GWR launches share issue to fund extension to Broadway

Broadway station site
Gloucestershire Warwickshire Railway fundraises to complete long-awaited Broadway extension.
Published Wed, 2016-03-30 10:53

Record producer Pete Waterman will launch a £1.25 million share issue for the Gloucestershire Warwickshire Railway next month to raise funds to complete the railway’s long-awaited extension to Broadway.

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Broadway station site © (Broadway Area Group) www.broadwaystation.co.uk

The issue would pay for the construction of Broadway station, as well as track laying from Little Buckland to Broadway, known as the Last Mile of the extension from Cheltenham.

After 30 years if campaigning, the railway hopes to have services running between the two towns for the 2018 season for the first time since the original station closed in 1960. When completed the railway will be 14 miles long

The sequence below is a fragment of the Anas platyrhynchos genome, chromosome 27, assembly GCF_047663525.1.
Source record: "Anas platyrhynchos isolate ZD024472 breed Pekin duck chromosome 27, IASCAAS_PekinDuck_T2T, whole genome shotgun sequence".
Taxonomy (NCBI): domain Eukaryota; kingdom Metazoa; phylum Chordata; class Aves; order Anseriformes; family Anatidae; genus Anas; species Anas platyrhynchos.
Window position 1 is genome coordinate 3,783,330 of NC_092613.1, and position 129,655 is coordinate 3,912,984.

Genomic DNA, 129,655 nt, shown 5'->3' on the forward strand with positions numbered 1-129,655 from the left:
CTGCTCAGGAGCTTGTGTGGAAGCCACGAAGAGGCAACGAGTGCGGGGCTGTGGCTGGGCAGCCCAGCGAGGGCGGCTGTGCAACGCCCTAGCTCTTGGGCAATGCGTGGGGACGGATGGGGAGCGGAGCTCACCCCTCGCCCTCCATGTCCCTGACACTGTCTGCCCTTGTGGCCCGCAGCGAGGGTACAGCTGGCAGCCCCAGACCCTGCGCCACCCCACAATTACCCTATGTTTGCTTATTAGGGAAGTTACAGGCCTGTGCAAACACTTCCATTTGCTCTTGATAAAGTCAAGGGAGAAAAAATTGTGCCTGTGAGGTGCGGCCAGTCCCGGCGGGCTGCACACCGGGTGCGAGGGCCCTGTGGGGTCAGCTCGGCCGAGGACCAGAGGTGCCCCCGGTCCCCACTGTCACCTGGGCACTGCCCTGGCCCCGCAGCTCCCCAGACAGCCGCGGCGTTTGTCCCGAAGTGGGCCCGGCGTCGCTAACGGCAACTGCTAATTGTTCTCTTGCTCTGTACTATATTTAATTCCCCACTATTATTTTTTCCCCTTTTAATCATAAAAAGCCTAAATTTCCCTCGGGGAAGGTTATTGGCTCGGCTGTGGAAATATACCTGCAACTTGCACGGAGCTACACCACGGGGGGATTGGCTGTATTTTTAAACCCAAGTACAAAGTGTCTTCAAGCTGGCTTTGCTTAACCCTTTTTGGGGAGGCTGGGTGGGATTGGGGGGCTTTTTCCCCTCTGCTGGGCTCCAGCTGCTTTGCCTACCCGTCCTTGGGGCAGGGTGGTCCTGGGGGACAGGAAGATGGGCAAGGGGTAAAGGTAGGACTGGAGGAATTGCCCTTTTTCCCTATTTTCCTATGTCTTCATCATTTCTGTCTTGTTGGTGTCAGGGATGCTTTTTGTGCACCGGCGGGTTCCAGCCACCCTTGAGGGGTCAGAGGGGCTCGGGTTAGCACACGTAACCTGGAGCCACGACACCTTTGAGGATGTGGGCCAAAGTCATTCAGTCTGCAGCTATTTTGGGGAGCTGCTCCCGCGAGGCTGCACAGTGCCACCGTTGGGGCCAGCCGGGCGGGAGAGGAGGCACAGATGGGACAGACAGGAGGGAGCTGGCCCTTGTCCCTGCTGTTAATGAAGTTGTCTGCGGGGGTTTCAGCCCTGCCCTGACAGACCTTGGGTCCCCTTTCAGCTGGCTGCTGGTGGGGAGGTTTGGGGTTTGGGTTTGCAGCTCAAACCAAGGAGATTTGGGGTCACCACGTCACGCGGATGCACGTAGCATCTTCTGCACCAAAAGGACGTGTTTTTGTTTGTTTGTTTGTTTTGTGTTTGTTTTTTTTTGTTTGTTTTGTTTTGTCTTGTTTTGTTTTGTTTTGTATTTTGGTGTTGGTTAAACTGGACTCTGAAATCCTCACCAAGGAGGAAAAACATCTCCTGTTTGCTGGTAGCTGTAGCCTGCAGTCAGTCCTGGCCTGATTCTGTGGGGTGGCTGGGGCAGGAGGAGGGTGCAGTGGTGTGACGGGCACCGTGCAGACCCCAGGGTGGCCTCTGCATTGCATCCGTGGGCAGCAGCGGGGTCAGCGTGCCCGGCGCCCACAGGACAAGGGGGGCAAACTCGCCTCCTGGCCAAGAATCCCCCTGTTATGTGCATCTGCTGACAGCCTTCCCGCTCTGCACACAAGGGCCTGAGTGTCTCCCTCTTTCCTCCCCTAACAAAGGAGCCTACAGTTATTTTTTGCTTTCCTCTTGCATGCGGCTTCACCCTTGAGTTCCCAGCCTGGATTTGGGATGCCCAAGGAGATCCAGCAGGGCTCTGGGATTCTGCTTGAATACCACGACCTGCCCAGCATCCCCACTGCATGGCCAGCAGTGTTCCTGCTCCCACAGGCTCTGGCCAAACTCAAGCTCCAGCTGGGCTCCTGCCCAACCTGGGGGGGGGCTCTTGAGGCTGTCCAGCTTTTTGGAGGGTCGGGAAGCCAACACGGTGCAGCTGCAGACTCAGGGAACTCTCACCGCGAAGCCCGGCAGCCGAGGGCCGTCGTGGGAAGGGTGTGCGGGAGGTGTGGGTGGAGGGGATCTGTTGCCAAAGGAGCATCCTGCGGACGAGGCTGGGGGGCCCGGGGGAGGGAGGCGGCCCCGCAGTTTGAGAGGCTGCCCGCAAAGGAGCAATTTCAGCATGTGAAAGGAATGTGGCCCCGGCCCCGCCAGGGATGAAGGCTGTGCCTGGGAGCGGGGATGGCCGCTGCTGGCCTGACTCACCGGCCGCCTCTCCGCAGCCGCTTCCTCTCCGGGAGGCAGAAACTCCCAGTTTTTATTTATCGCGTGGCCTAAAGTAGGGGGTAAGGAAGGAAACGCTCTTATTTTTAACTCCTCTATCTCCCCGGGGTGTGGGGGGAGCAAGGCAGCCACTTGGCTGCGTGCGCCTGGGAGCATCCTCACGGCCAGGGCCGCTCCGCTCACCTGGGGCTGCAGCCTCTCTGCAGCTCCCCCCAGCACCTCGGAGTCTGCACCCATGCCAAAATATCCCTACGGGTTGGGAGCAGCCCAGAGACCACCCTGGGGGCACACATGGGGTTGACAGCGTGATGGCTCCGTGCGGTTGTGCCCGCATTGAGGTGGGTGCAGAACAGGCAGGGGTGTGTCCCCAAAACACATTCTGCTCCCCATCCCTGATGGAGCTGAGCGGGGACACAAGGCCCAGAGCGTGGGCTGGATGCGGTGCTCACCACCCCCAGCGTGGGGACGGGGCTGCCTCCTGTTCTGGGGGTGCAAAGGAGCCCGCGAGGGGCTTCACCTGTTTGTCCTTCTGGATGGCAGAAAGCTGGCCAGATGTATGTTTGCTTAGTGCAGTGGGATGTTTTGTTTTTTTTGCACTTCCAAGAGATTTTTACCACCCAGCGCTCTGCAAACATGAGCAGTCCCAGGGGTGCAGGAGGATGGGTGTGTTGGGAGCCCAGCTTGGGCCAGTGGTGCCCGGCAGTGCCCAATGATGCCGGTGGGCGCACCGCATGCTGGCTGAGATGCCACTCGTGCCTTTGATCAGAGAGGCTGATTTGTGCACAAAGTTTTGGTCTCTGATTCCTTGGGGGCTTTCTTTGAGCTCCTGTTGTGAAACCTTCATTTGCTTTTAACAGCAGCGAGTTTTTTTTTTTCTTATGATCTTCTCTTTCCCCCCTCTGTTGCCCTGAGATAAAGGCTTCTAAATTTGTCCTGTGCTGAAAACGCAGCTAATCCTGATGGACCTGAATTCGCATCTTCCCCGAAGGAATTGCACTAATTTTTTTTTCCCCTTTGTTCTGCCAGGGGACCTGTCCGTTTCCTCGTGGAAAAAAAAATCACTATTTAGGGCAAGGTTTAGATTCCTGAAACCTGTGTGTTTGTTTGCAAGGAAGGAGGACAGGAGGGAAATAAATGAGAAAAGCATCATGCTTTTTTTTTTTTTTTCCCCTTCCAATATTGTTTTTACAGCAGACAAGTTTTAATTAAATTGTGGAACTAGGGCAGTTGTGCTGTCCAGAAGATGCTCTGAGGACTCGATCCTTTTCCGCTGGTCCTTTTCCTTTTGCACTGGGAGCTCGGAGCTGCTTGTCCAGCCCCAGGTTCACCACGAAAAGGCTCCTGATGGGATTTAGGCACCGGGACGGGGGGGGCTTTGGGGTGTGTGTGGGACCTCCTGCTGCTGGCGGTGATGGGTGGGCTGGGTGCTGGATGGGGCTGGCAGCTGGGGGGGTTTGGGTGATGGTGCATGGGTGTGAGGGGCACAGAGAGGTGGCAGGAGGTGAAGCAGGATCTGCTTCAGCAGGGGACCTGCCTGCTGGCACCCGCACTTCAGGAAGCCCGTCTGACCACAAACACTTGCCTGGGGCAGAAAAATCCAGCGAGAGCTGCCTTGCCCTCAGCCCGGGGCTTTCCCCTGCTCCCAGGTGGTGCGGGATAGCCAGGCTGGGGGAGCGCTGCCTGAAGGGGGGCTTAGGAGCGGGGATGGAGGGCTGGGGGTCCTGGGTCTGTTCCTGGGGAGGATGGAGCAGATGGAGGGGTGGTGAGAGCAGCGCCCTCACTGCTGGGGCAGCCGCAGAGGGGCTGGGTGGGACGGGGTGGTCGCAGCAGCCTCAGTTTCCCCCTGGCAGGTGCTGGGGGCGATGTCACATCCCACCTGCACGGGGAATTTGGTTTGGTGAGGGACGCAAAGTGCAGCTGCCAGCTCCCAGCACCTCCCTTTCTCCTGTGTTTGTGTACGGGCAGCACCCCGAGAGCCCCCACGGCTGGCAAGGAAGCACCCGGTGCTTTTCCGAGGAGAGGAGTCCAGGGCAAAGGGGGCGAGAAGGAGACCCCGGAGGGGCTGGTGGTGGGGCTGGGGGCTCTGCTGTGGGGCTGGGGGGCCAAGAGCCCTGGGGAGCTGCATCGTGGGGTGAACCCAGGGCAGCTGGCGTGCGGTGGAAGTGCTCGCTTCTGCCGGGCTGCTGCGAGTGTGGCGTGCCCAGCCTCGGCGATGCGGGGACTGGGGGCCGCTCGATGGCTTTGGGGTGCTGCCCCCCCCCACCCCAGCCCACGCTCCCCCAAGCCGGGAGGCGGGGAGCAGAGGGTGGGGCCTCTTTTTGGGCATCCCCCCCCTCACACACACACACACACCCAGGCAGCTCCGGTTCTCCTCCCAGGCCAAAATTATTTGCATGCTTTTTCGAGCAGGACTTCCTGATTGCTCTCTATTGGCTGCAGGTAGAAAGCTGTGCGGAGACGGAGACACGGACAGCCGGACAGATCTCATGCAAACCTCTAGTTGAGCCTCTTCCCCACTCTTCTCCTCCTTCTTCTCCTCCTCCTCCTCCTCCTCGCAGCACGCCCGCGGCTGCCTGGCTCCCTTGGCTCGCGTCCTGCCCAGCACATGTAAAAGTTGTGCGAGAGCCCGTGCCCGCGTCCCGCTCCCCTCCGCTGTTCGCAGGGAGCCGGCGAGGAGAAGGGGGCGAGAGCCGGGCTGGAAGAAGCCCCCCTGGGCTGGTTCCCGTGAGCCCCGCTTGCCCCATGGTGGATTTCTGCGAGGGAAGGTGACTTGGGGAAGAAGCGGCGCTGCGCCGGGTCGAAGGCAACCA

Mr Waterman, a railway enthusiast and president of the GWR will launch the issue on April 6.

Chris Bristow, GWR finance director said the railway has achieved a great deal since it purchased 15 miles of vacant trackbed and the derelict Toddington Station in 1981. Since then the railway has managed an annual growth of about a third of a mile.

But Mr Bristow acknowleged the costliness of rebuilding a railway, telling the Western Daily Press that the average cost per mile can be as much as £2 million, even with a labour force largely made up of volunteers.

“It isn't just a matter of laying thousands of tons of ballast as well as buying steel rail, but there is drainage to attend to, culverts needing repair, fencing and all of the other infrastructure,” he said.

"And Broadway Station itself - while progressing well - needs more money to finish the job. It was closed by British Railways in 1960 and within three years the original buildings had been razed to the ground.”

Volunteers have already completed work on a new signal box for the station, with work on the footbridge and platforms well underway. Mr Bristow said the new station will be similar to the original.

“Anyone coming back after a gap of 60 or so years will recognise it as the Broadway station they once knew."

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